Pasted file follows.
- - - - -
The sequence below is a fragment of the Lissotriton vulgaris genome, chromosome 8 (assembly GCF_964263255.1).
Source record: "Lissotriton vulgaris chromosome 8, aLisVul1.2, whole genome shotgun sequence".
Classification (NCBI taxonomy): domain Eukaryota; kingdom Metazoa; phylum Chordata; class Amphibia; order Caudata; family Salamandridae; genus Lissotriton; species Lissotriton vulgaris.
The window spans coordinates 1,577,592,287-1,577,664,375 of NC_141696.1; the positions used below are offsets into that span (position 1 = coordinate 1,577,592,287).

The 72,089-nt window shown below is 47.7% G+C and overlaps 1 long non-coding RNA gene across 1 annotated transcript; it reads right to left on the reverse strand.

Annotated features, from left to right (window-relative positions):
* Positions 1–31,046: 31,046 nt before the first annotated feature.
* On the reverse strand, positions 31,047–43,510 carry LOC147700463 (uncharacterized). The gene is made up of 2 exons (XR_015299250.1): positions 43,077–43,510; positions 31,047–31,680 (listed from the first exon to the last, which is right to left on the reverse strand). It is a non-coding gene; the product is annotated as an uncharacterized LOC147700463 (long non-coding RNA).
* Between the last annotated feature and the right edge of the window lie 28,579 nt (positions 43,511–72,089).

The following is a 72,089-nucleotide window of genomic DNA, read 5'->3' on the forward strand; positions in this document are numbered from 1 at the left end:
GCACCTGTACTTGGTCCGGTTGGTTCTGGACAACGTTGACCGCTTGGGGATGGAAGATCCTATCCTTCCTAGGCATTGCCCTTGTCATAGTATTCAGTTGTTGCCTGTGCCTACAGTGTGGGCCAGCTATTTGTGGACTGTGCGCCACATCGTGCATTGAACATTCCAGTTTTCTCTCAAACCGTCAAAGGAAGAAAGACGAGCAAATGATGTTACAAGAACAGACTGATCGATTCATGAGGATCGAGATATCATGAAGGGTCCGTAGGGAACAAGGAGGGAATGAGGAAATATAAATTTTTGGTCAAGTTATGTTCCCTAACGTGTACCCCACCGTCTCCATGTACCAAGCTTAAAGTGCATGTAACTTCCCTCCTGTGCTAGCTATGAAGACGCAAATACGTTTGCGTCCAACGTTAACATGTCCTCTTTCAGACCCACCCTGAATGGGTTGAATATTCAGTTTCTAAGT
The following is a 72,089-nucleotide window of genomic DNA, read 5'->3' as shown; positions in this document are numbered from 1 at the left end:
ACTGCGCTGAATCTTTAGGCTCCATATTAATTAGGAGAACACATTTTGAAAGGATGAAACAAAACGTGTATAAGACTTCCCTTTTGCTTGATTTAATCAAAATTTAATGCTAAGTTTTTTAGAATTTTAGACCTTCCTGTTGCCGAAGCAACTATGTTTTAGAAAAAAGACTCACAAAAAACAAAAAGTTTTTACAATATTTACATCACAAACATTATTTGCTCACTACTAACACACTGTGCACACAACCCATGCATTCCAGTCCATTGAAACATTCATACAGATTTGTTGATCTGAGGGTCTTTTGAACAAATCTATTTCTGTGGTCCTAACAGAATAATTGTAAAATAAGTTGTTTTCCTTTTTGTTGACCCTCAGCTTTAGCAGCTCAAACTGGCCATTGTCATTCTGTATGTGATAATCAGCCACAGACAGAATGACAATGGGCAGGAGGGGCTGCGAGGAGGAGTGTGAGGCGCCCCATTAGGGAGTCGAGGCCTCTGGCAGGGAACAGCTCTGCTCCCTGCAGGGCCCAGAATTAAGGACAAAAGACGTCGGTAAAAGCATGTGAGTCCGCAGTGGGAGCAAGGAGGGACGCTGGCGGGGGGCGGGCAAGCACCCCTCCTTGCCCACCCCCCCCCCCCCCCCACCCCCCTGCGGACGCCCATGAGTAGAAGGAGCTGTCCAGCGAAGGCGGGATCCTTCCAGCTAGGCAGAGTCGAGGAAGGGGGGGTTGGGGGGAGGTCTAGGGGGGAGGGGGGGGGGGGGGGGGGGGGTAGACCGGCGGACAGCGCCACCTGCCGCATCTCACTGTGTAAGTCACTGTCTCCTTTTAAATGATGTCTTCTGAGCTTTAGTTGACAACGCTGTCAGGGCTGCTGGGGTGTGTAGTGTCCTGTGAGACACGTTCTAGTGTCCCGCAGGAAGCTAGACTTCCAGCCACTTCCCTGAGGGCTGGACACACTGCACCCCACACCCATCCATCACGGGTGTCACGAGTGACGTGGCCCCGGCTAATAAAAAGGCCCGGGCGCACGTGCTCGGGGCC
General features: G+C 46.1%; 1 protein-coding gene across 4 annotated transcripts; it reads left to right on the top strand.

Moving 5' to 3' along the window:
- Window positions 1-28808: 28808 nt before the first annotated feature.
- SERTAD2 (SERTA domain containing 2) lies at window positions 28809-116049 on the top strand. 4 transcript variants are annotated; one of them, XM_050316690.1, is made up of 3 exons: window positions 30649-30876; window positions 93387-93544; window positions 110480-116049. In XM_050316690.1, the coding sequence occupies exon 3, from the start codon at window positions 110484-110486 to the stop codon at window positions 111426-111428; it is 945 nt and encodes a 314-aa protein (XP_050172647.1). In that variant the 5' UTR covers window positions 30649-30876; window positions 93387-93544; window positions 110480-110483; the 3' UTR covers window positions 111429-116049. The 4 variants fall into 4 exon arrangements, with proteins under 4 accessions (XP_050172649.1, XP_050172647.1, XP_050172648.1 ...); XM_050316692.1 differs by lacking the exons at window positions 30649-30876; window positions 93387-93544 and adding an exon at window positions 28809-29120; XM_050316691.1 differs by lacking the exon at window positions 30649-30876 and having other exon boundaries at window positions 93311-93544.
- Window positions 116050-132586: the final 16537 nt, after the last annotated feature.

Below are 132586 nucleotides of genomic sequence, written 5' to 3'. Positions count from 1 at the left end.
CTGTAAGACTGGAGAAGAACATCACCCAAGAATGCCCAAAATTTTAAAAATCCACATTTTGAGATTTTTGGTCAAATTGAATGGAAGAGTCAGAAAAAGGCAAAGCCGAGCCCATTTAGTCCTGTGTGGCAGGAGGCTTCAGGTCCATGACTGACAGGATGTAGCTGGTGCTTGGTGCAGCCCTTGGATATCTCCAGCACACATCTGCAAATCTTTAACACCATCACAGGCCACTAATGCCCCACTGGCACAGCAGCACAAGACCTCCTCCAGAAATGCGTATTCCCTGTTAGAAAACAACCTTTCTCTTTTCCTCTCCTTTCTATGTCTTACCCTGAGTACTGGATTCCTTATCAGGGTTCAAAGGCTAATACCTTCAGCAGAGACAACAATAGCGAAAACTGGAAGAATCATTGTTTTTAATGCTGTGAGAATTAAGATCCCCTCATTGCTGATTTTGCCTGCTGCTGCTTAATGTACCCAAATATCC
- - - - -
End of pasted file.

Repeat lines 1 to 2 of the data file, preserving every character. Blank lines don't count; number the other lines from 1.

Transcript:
The sequence below is a fragment of the Lissotriton vulgaris genome, chromosome 8 (assembly GCF_964263255.1).
Source record: "Lissotriton vulgaris chromosome 8, aLisVul1.2, whole genome shotgun sequence".